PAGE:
On Mon, 26 Jun 2000, Scott Badger wrote:
> --- "Robert J. Bradbury" <firstname.lastname@example.org> wrote:
> ... discussing DNA Damage accumulation as being a
> component of the aging problem...
> You've probably taken this into consideration, but
> would Dr. West's research tend to refute this hypothesis?
Actually, Dr. West, according to people at the LifeEx conference,
this weekend has been fairly careful about what he has been saying.
The lead person on the Science article however has not (and I've sent
him a letter telling him just that!).
> "Now, in a major new paper published in the April 28,
> 2000 issue of the journal Science (1), a group led by
> Dr. Michael West has reported what may be the most
> revolutionary advance in cloning research so far. They
> have found that cloning can totally reverse cellular
This is probably a misquote by the Life Extension Foundation
*or* is a very specific comment regarding "cellular aging",
where that is defined specifically as the loss of telomeres.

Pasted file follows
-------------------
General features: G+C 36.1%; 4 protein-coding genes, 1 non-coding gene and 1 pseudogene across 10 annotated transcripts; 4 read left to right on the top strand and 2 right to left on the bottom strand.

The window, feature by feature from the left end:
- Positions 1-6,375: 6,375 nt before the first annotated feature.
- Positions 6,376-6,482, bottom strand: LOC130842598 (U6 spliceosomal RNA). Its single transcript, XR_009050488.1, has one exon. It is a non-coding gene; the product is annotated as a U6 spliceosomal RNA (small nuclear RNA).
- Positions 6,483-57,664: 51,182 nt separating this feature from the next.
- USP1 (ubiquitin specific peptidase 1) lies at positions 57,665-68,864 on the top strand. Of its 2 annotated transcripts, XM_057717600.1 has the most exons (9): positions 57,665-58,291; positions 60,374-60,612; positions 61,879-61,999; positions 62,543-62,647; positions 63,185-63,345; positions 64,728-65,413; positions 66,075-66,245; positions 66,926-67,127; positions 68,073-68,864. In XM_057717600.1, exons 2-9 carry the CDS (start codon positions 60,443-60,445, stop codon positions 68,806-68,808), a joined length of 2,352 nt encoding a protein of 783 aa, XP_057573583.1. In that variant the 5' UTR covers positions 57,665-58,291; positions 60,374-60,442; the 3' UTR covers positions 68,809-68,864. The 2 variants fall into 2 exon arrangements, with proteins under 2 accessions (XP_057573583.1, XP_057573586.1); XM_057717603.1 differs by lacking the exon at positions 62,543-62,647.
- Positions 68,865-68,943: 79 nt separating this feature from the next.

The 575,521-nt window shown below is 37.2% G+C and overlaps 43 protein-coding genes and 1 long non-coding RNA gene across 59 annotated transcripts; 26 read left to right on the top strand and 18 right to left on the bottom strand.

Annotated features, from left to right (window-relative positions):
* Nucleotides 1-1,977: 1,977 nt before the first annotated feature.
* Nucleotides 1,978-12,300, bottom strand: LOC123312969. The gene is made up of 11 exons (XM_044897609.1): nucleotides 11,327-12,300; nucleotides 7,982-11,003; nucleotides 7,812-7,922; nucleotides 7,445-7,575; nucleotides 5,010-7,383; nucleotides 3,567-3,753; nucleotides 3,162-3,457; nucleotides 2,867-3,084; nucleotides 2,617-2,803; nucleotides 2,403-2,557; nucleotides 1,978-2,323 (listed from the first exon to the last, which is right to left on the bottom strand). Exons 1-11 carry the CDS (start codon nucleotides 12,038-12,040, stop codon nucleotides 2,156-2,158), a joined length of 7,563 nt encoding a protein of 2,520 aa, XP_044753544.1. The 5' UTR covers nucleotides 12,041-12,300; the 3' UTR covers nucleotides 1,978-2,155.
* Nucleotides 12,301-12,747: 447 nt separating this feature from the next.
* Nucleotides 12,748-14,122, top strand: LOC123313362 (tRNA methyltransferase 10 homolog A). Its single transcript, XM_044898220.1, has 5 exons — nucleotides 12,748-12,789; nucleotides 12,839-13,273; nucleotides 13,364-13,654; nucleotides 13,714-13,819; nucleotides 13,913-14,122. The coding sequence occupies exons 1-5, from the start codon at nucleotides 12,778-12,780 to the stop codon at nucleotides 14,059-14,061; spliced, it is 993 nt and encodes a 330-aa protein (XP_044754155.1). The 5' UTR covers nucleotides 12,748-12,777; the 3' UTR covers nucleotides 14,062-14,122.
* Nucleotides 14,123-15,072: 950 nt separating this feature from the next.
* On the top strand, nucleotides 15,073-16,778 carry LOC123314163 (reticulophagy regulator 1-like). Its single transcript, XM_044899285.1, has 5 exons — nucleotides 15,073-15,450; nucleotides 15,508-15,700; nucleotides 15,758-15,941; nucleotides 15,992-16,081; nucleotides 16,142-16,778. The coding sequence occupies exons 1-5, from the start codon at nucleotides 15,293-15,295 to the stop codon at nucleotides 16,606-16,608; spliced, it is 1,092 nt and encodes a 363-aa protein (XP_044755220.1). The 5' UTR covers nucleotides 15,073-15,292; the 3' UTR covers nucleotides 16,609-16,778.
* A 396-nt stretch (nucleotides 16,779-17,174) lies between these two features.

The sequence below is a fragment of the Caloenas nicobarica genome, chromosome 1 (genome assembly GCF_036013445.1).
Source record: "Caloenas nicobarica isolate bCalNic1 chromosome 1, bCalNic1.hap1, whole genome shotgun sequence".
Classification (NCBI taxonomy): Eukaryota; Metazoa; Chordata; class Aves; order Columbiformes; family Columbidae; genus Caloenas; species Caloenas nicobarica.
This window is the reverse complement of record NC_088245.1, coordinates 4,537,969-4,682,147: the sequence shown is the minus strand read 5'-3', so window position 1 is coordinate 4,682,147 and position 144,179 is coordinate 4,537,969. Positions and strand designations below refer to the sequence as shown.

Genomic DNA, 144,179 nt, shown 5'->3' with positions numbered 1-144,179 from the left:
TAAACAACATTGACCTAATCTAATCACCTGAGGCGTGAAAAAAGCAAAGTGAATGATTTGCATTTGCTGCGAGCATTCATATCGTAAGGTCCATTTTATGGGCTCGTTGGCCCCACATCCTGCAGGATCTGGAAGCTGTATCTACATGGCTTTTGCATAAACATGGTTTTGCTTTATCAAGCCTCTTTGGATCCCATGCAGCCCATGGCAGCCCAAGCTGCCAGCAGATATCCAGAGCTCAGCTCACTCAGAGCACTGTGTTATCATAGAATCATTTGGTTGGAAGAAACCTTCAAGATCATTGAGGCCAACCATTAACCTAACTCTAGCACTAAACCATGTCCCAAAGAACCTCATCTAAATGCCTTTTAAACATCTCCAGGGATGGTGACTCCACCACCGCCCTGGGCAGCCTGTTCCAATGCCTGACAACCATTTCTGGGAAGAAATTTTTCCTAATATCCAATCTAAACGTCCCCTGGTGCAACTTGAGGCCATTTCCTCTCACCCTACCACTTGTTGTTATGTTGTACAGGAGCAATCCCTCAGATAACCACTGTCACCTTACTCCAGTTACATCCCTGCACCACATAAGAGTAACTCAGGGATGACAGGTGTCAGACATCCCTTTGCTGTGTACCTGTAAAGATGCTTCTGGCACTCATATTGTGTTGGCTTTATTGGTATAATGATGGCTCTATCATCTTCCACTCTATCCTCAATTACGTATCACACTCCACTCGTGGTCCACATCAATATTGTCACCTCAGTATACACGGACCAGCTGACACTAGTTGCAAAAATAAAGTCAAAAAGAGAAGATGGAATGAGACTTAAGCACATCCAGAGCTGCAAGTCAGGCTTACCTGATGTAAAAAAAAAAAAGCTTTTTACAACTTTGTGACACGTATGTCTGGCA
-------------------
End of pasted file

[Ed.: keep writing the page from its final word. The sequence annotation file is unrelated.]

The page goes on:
I have no doubt that they have restored telomeres -- however
restoring telomeres in cells that "happen" to have a mutated
p53 gene is a recipe for causing cancer at a much earlier
age than it might otherwise occur. It will be interesting
to see, once we have large populations of cloned animals if
their cancer rates are higher (in addition to their
miscarriages, post-birth death rates and deformaties).
You *also* may want to take into account that when researchers
do gene knock-out's in mice they often end up with *no* effect.
That is because they are discovering the biochemical systems
have "back-ups". That makes perfect sense since it is thought
that the mammalian genome is a proto-genome (of the Drosophila
level of complexity) that has been duplicated twice. So
unless the functions of many genes have been diverted or lost
there could be as many as 3 backups per gene.
So, the question you have to ask yourself after the accumulation
of DNA damage (whether in your evolutionary history or in
the formation of your body [DNA polymerase doesn't copy
"perfectly"] or in your 20, 30, 40, ... years of life) is
"whether you feel lucky?"
Well do ya?
This archive was generated by hypermail 2b29 : Thu Jul 27 2000 - 14:14:36 MDT